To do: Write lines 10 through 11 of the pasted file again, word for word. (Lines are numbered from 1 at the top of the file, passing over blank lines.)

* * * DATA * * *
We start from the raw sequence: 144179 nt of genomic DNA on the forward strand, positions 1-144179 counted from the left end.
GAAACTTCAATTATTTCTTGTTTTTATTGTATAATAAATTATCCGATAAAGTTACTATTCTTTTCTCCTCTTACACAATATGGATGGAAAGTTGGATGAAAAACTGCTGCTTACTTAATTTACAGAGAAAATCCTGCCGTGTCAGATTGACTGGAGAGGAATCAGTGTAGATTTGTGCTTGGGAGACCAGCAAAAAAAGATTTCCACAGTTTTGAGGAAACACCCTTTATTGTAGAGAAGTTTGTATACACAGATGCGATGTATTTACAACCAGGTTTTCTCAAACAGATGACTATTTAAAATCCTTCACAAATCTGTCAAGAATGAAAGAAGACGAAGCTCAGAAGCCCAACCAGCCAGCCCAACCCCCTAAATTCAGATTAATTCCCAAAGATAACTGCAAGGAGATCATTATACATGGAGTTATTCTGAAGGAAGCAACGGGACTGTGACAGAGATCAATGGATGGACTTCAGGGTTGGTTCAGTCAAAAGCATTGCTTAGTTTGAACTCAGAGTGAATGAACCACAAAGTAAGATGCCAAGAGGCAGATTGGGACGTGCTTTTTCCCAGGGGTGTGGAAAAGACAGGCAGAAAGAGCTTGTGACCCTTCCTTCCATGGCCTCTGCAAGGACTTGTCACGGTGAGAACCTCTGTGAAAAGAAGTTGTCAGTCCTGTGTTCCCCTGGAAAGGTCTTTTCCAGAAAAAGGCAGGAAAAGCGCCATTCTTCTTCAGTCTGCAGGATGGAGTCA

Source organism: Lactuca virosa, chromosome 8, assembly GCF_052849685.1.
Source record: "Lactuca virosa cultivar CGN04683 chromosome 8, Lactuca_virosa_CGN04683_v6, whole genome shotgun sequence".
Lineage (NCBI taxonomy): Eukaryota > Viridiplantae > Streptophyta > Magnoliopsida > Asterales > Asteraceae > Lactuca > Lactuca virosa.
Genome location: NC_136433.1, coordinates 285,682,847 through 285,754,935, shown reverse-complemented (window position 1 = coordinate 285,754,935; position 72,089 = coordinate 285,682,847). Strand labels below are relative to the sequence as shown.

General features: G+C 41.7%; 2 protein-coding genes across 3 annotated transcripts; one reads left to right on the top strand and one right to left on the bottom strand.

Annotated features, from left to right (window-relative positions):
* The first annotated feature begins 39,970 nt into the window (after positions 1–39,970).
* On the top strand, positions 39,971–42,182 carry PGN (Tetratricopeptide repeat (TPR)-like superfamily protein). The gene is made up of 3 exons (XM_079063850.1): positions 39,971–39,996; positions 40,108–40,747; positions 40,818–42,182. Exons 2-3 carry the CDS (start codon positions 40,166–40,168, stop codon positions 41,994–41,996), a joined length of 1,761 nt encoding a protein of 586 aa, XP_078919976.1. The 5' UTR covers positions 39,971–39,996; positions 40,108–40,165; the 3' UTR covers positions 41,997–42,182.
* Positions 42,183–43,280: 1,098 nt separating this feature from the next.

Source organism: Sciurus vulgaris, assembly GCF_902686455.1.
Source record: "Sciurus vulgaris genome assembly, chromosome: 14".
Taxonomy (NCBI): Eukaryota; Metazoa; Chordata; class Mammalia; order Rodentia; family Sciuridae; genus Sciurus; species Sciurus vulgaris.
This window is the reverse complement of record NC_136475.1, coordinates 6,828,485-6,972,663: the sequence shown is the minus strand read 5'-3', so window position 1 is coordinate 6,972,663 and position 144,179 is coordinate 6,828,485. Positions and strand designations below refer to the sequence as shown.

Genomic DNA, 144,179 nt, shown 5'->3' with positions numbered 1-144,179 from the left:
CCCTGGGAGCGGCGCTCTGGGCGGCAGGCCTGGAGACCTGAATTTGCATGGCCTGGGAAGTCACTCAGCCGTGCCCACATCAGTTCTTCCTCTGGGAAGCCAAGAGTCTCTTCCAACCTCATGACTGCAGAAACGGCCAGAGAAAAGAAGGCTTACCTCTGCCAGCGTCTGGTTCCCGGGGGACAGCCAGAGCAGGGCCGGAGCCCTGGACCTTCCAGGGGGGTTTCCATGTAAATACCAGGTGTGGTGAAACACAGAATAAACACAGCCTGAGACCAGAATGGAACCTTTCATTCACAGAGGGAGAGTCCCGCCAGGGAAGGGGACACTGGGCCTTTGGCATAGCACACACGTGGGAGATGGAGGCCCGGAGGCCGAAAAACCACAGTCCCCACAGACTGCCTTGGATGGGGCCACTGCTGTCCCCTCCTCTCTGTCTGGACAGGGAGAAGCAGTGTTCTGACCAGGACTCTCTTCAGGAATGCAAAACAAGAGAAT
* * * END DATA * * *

* On the top strand, positions 39,971–42,182 carry PGN (Tetratricopeptide repeat (TPR)-like superfamily protein). The gene is made up of 3 exons (XM_079063850.1): positions 39,971–39,996; positions 40,108–40,747; positions 40,818–42,182. Exons 2-3 carry the CDS (start codon positions 40,166–40,168, stop codon positions 41,994–41,996), a joined length of 1,761 nt encoding a protein of 586 aa, XP_078919976.1. The 5' UTR covers positions 39,971–39,996; positions 40,108–40,165; the 3' UTR covers positions 41,997–42,182.
* Positions 42,183–43,280: 1,098 nt separating this feature from the next.